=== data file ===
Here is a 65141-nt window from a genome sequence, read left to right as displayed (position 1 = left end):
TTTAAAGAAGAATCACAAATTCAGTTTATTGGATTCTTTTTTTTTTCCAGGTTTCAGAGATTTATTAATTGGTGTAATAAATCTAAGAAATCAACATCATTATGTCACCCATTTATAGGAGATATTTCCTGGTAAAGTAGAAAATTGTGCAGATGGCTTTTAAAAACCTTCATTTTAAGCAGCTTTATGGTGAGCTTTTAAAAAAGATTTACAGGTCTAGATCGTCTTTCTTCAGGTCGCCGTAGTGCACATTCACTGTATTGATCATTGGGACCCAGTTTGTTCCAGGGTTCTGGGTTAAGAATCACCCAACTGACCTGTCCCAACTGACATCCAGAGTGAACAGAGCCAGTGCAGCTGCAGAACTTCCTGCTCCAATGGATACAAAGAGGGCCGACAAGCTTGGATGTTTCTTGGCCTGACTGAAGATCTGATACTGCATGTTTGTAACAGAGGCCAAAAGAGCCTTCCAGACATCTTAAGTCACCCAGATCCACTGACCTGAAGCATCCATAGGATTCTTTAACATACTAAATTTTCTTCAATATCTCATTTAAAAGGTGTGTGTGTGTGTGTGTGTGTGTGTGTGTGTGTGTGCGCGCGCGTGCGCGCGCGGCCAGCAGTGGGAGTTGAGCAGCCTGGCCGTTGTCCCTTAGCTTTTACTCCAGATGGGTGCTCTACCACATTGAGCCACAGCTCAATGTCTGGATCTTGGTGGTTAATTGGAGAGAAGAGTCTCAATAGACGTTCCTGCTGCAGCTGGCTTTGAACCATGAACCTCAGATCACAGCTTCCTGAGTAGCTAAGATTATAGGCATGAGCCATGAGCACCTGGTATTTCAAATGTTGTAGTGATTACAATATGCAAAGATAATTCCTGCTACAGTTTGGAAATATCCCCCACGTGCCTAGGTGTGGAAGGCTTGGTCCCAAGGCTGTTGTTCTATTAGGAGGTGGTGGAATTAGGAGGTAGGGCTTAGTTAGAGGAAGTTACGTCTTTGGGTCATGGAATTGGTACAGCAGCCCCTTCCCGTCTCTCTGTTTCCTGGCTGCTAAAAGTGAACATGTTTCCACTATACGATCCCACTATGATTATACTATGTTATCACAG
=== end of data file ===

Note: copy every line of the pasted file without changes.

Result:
Here is a 65141-nt window from a genome sequence, read left to right as displayed (position 1 = left end):
TTTAAAGAAGAATCACAAATTCAGTTTATTGGATTCTTTTTTTTTTCCAGGTTTCAGAGATTTATTAATTGGTGTAATAAATCTAAGAAATCAACATCATTATGTCACCCATTTATAGGAGATATTTCCTGGTAAAGTAGAAAATTGTGCAGATGGCTTTTAAAAACCTTCATTTTAAGCAGCTTTATGGTGAGCTTTTAAAAAAGATTTACAGGTCTAGATCGTCTTTCTTCAGGTCGCCGTAGTGCACATTCACTGTATTGATCATTGGGACCCAGTTTGTTCCAGGGTTCTGGGTTAAGAATCACCCAACTGACCTGTCCCAACTGACATCCAGAGTGAACAGAGCCAGTGCAGCTGCAGAACTTCCTGCTCCAATGGATACAAAGAGGGCCGACAAGCTTGGATGTTTCTTGGCCTGACTGAAGATCTGATACTGCATGTTTGTAACAGAGGCCAAAAGAGCCTTCCAGACATCTTAAGTCACCCAGATCCACTGACCTGAAGCATCCATAGGATTCTTTAACATACTAAATTTTCTTCAATATCTCATTTAAAAGGTGTGTGTGTGTGTGTGTGTGTGTGTGTGTGTGTGTGCGCGCGCGTGCGCGCGCGGCCAGCAGTGGGAGTTGAGCAGCCTGGCCGTTGTCCCTTAGCTTTTACTCCAGATGGGTGCTCTACCACATTGAGCCACAGCTCAATGTCTGGATCTTGGTGGTTAATTGGAGAGAAGAGTCTCAATAGACGTTCCTGCTGCAGCTGGCTTTGAACCATGAACCTCAGATCACAGCTTCCTGAGTAGCTAAGATTATAGGCATGAGCCATGAGCACCTGGTATTTCAAATGTTGTAGTGATTACAATATGCAAAGATAATTCCTGCTACAGTTTGGAAATATCCCCCACGTGCCTAGGTGTGGAAGGCTTGGTCCCAAGGCTGTTGTTCTATTAGGAGGTGGTGGAATTAGGAGGTAGGGCTTAGTTAGAGGAAGTTACGTCTTTGGGTCATGGAATTGGTACAGCAGCCCCTTCCCGTCTCTCTGTTTCCTGGCTGCTAAAAGTGAACATGTTTCCACTATACGATCCCACTATGATTATACTATGTTATCACAG